Find ways to create breakfasts that are quick and simple, yet pack a powerfully nutritious punch.
"The key to providing nutritious breakfasts on school mornings is to plan ahead," says Natalie E. Cornell, a certified health counselor and founder of Cornell Health and Nutrition. "You can't eat it if it's not in the house, so healthy fast meals start with the shopping list and then move into the grocery store."
Cornell says that school-aged kids need protein in the morning. "Pop-Tarts and sugary things are especially bad because your child will experience a crash about two hours after breakfast and will be too tired and hungry to be able to pay attention in class," she says.
Cornell suggest these easy things you can do in advance to make your mornings run smoother and provide your kids with a breakfast of champions.
When you get home from the store or have a free minute, hard boil three to four eggs. Keep them in the fridge with their shells on for up to a week. When your kids are ready to eat them, peel under running water to make it easier.
During the weekend when you have more time in the morning, make pancakes or waffles and make extras. You can put the extra in the fridge or freeze and warm up/toast during the week. Try to find mixes that have whole grains by reading the ingredient list and not the front label, which can be misleading.
If your kids don't like plain yogurt, stir in some vanilla extract and a little honey or maple syrup. You can stir everything together in the same container and keep it in the fridge for a tasty, healthy breakfast treat.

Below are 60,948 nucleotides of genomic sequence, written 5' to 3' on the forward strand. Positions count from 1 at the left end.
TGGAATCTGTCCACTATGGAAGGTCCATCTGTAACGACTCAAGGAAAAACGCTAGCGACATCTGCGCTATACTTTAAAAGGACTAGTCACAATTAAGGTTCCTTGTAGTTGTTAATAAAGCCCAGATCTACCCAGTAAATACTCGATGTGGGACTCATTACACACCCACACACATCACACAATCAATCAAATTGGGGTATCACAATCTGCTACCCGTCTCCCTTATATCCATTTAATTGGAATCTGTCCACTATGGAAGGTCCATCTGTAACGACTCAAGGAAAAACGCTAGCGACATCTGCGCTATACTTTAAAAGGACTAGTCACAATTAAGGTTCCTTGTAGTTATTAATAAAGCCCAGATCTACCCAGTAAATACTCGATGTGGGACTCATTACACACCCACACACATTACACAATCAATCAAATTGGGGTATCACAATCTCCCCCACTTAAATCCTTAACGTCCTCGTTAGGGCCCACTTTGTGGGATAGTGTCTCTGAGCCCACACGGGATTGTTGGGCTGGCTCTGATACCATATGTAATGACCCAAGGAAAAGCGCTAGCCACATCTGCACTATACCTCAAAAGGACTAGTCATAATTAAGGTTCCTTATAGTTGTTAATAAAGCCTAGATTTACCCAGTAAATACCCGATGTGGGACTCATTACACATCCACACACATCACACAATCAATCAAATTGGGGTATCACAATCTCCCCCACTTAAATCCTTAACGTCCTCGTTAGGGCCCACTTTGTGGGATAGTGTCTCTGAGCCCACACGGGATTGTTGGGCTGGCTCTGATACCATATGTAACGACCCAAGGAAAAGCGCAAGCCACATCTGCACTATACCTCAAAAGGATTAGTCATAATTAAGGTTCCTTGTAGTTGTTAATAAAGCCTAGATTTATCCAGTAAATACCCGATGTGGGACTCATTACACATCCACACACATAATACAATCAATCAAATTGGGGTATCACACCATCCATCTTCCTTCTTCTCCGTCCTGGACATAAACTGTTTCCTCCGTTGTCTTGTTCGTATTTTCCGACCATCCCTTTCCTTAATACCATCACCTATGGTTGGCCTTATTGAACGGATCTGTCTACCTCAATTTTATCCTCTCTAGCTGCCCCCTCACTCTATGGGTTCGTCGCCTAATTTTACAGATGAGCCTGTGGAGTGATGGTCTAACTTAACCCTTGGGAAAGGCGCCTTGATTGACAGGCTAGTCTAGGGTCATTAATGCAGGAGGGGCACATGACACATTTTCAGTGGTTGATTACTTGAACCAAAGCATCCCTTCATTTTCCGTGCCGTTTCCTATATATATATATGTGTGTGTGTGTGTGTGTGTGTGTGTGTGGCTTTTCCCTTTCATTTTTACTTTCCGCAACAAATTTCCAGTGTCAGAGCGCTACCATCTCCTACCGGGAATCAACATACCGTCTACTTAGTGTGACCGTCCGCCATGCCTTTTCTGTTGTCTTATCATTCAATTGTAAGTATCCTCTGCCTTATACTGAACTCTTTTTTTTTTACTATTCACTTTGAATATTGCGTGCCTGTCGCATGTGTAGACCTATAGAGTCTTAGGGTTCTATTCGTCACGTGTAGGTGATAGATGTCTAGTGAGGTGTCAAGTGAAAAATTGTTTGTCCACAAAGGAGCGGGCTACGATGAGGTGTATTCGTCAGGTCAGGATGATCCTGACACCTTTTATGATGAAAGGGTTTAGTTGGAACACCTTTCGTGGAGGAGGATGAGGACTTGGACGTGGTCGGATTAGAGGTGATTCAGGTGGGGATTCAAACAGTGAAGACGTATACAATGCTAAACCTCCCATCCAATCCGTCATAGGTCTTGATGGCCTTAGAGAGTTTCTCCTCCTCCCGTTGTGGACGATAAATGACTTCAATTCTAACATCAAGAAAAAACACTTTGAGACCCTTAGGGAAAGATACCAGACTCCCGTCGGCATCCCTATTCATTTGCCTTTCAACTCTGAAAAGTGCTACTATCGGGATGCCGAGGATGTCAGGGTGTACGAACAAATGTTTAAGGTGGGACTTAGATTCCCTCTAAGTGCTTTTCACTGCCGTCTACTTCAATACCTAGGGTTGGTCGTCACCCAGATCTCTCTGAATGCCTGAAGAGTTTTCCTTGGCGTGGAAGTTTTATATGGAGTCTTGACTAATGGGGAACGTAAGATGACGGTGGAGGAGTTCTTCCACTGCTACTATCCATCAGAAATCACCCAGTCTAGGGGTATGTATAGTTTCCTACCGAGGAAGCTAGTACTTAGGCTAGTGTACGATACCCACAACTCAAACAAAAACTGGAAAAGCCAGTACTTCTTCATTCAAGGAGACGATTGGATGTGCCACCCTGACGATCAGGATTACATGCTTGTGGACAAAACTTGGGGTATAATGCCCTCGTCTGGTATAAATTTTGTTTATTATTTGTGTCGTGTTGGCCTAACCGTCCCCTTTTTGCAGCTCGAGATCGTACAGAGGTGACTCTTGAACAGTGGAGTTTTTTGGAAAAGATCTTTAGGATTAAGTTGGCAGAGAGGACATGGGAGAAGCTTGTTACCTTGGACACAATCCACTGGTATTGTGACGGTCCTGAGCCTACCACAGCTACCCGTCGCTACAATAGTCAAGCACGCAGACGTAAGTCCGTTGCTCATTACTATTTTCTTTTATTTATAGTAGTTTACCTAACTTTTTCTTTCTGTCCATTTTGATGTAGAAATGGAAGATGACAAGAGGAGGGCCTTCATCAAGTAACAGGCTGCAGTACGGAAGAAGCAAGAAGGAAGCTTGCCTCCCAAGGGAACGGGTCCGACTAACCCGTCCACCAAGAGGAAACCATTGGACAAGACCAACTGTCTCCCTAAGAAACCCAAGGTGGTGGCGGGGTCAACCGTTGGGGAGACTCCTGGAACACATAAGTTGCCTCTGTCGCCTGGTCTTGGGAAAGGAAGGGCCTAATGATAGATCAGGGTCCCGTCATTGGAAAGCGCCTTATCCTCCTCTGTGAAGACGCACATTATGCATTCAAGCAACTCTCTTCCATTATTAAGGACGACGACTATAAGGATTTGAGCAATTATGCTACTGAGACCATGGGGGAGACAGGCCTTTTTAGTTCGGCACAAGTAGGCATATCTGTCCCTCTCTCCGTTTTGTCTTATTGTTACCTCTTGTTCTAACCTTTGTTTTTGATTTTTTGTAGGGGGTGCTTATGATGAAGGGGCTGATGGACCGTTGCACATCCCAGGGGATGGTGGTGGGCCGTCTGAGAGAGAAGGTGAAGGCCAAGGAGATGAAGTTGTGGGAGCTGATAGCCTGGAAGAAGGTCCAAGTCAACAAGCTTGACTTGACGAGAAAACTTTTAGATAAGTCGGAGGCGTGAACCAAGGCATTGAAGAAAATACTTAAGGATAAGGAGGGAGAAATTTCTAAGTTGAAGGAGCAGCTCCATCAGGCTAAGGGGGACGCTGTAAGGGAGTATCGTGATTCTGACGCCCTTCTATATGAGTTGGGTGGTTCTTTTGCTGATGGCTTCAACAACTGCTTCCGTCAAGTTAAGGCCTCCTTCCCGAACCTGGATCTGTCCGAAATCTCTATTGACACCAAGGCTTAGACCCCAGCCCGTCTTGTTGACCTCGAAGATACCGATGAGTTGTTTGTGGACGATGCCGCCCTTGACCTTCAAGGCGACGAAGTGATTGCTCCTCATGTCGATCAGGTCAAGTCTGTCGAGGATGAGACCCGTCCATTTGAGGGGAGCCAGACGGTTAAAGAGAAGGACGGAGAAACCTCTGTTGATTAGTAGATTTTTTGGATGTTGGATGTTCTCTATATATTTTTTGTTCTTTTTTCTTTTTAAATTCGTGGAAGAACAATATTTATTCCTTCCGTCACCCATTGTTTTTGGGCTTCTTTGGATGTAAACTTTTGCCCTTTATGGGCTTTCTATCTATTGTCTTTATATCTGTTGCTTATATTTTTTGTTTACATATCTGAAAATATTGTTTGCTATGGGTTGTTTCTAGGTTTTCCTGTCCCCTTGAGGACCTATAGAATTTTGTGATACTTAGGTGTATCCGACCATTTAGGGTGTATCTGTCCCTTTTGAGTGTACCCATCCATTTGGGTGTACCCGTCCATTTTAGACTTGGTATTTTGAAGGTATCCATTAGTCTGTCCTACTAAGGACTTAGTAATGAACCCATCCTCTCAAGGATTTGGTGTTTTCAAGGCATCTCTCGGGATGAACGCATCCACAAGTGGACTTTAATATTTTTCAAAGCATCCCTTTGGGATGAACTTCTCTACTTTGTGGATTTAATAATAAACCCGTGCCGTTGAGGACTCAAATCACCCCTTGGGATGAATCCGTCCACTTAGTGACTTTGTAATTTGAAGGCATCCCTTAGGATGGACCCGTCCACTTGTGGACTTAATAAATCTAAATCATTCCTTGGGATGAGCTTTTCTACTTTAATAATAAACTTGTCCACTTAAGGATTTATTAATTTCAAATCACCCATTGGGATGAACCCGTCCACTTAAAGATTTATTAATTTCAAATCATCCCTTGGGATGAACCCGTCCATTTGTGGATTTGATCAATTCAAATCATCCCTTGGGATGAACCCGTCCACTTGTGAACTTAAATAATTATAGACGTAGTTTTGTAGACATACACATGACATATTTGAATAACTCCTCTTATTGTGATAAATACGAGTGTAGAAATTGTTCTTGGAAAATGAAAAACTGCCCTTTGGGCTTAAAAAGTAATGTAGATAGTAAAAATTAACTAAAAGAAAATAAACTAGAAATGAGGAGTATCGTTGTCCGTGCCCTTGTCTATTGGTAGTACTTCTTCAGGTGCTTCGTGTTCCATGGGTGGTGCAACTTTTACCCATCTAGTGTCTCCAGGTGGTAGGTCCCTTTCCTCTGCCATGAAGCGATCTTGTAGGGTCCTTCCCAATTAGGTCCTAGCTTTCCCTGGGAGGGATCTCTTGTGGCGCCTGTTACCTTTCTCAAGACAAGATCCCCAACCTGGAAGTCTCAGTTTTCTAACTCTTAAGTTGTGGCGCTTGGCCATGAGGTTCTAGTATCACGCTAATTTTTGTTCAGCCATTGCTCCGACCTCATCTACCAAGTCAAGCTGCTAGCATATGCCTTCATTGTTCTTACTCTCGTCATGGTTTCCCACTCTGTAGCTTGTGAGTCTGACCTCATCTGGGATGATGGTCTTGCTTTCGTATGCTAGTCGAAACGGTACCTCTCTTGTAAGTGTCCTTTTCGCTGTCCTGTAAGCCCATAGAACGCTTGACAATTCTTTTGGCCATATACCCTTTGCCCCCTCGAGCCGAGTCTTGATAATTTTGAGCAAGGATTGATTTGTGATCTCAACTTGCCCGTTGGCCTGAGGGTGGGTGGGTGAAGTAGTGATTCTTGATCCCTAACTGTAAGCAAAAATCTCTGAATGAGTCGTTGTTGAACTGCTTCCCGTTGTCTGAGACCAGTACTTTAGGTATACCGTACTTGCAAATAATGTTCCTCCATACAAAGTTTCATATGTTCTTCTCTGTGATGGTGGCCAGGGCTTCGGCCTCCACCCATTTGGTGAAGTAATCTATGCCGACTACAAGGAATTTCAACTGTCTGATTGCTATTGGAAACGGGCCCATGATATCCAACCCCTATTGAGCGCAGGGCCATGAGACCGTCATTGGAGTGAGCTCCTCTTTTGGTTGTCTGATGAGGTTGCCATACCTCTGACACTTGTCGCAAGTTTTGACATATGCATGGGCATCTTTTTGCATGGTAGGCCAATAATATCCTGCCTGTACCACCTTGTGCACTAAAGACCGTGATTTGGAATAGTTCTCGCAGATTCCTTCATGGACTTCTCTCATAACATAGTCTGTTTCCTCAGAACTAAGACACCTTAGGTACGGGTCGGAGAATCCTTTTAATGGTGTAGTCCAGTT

Make a fruit compote for waffles or pancakes: cook two cups of frozen blueberries, a quarter cup of sugar and half a cup of water until boiling. Reduce heat and cook until the blueberries start to break apart. Let cool and store in the fridge for up to a week. This way you avoid the high fructose corn syrup in the fake syrups and you don't have to pay for expensive real maple syrup.
Stock up on frozen fruit which can be thawed with running cold water in about three minutes. And keep nuts in the kitchen, especially almonds, walnuts and pistachios, all of which can be added to cereal, oatmeal or yogurt.
Once you've stocked your refrigerator and prepared these items in advance, Cornell recommends these shortcuts to healthy breakfasts in a snap.
Quick cooking oatmeal takes about six minutes on the stove and tastes better than the microwave stuff. If you don't have six minutes, make microwave oatmeal and add milk. Top with your favorites: honey, maple syrup, brown sugar, nuts and berries or apple slices.
Set up a yogurt sundae bar for the kids with yogurt, nuts and fruit or fruit compote. Put everything on the counter and let your kids pick the things they like.
Use peanut, almond or sunflower butter for the added protein. Kids can roll up the pancakes and eat them with their hands; add jelly if they like the sweetness.
Try peanut butter and jelly on whole-wheat toast cut into triangles.
Add a little salt or allspice to your peeled hardboiled eggs for a great breakfast that kids can eat on the go.
Whip up a quick breakfast smoothie with milk, frozen or fresh fruit, some protein powder or one tablespoon per serving of peanut butter (especially good with bananas) and ice cubes. Stick a straw in it and go out the door. Kids younger than 12 shouldn't have the full adult portion of protein powder, so read the label and use no more than half an adult serving.
With a little planning, shopping and some prep work, schoolday mornings can be easier for mums who want to provide nutritious breakfasts for their kids.
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